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Family makes mark on Sylvan Learning Center

Beginning in 1985, Malones now operate 14 franchises in West Michigan, Minneapolis.

October 14, 2016
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Sylvan Learning
Hillary Malone Tilton, Sean Tilton and Molly Ebers, from left, each bring unique skills to the operation of Sylvan Learning Center. Photo by Michael Buck

Perhaps no family has had more influence on the Sylvan Learning brand than the Malones.

Beginning with Robert Malone’s purchase of the original Grand Rapids franchise in 1985, the Malone family has been instrumental in establishing Sylvan Learning’s presence in the West Michigan market. These days, Malone’s daughters, Molly Ebers and Hillary Malone Tilton, along with Malone Tilton’s husband, Sean Tilton, are carrying the torch.

“My sister and I, we grew up with the business,” Ebers said. “And now, we’re all part of the next generation bringing a different skillset to our upper management structure, and I think that allows us to be successful.”

That success was affirmed recently when the family, which owns 14 Sylvan Learning locations scattered throughout West Michigan and Minneapolis, was honored as the highest revenue franchisee in the Sylvan Learning System.

Ebers said the trio works so well together, not just because of their family ties, but because each member brings a unique skillset into the fold. Between Ebers’ business background, Malone Tilton’s experience in education and Tilton’s former life as an attorney, the family has crafted a well-rounded business team.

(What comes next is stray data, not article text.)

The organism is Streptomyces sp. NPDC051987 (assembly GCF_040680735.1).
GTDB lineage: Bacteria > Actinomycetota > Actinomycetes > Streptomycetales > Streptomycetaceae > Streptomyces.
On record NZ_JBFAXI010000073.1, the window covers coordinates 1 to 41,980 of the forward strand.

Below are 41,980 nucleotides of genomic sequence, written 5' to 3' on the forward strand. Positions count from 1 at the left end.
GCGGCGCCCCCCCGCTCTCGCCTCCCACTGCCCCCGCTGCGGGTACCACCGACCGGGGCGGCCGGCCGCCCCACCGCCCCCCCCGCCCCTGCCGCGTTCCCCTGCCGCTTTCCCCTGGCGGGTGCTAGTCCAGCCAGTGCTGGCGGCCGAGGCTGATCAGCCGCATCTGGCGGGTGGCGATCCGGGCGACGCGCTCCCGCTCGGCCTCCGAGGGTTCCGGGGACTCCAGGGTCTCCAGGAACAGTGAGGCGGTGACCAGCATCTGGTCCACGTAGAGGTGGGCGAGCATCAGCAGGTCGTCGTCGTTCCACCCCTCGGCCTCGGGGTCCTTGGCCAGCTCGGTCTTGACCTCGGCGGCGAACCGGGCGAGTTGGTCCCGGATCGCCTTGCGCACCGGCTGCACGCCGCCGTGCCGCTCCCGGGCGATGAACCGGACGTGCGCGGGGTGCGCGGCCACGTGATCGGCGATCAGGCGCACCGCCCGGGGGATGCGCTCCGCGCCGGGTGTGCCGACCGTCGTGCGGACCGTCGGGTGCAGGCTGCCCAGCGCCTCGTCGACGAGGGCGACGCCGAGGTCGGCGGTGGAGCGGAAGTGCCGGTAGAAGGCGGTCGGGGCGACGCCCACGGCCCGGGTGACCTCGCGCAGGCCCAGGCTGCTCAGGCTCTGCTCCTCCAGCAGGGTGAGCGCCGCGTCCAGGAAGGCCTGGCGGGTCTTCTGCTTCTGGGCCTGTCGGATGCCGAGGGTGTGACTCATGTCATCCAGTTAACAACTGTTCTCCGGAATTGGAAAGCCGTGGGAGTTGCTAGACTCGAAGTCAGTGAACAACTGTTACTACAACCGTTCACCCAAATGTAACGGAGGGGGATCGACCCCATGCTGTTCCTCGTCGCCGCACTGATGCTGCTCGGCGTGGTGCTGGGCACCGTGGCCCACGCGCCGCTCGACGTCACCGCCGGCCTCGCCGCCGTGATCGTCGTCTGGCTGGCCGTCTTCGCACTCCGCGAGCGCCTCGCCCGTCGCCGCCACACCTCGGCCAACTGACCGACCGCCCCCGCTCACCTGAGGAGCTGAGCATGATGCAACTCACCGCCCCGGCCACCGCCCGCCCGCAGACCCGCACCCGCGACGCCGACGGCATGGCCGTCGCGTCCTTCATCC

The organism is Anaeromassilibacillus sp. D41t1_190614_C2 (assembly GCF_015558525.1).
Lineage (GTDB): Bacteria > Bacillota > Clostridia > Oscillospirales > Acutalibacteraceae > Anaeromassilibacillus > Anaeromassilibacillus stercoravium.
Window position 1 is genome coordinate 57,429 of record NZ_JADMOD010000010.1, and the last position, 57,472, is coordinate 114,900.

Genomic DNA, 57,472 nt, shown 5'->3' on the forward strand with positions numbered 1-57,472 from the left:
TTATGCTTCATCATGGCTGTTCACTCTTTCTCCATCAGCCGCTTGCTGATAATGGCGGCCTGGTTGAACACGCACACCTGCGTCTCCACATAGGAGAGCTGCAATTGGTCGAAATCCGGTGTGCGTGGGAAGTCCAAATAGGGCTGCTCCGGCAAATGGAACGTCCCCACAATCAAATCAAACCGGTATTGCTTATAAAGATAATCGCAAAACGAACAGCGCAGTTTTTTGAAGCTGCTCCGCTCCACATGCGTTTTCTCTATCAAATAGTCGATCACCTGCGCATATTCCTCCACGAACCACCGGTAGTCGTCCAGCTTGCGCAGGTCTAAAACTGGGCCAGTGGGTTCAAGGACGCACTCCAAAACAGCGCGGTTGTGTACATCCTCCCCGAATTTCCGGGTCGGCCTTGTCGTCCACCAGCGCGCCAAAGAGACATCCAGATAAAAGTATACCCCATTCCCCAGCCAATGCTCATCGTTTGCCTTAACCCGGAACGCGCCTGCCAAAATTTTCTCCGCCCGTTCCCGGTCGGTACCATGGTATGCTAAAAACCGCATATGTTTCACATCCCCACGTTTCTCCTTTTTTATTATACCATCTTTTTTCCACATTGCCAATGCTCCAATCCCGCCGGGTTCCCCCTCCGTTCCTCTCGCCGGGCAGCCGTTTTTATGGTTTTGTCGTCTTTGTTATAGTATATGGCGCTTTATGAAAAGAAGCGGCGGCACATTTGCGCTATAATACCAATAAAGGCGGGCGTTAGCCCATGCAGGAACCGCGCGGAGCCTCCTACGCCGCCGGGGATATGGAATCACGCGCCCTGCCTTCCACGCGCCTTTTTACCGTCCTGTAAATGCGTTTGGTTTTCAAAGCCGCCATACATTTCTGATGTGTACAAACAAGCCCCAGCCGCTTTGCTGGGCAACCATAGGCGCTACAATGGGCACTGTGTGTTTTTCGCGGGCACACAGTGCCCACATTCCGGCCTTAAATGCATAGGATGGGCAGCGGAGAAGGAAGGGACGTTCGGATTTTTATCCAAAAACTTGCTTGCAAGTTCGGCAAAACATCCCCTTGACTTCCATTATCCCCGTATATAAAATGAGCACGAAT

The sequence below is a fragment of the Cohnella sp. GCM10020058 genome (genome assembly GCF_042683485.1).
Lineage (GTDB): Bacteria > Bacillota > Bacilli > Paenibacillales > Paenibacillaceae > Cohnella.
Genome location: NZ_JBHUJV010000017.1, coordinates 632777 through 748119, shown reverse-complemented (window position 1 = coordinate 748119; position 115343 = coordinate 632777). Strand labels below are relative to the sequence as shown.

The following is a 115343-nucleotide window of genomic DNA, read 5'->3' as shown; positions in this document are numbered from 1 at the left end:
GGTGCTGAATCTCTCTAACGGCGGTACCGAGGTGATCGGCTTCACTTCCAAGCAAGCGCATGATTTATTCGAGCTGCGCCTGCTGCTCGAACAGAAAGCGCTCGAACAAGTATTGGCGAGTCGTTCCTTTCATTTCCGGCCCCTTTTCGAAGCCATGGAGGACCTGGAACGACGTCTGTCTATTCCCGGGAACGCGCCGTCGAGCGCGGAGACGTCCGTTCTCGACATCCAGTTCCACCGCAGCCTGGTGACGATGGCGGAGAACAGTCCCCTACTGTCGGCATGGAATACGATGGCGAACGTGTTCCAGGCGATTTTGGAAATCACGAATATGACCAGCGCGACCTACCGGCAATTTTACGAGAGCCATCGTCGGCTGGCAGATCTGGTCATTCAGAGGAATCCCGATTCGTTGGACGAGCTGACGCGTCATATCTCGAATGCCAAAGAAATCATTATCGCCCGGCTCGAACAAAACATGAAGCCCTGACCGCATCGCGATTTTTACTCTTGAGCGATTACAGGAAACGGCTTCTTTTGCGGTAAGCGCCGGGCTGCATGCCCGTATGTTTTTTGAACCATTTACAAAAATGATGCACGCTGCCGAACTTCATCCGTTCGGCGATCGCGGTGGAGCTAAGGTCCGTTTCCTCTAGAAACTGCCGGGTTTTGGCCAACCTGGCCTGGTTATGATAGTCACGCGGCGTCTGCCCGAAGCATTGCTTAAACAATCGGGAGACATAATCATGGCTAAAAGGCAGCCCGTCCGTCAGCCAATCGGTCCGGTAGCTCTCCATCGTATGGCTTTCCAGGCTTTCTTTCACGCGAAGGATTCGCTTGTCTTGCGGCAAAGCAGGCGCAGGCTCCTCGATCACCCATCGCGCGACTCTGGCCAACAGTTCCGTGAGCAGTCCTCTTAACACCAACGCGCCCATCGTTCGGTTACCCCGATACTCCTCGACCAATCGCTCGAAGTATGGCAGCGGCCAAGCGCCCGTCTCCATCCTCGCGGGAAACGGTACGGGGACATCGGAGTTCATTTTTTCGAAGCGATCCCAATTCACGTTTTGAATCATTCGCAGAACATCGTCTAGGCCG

“It’s a nice mix of skills that really has allowed us to grow,” Ebers said.

The family franchise was one of 10 that Sylvan Learning selected for its honor roll at its annual conference. Sylvan Vice President of Operations Susan Valverde said the operational excellence awards highlight franchisees that employ the best practices and offer superior service to its students.

“(The Malones) are definitely representative of a family franchise that’s unique in terms of how much skin they have in the game,” Valverde said. “And they’re unique because Sylvan is more than a business, it’s a legacy and they impact so much in terms of living the brand values and how they execute the Sylvan Learning business plan.”

Valverde noted because of the Malones’ initial investment in Sylvan more than 30 years ago, the Grand Rapids market is one of the foundations when it comes to looking at how to best implement the brand. She added Grand Rapids has been a part of the Sylvan family for three-quarters of the company’s near 40-year history, making it one of the longest served markets in the nation.

“Grand Rapids is actually helping shape the way that we grow as an organization,” Valverde said. “They have been involved in the company since Day 1, and they do a lot of listening and learning from the feedback that they receive from the community.”

Likewise, Ebers credits the Sylvan corporate umbrella for the success of their franchises. She said the company’s insistence on staying up to speed with the changes to K-12 education and striving to constantly improve the company’s offerings have made it easy to stay on top of the needs of students and their families.

Just by virtue of being a part of the company for so long, Ebers said the staff at each of their 14 franchises can create personalized and well-crafted learning programs for the students.

“We go above and beyond, we partner with local school systems and really strive to market to different bodies of students,” she said. “And Sylvan has been wonderful in creating enrichment programs that we’ve rolled out around STEM that’s allowed us to market to a different type of student. That’s allowed us do everything we can to be seen as a resource, not only for our students and families, but also our communities and schools.”

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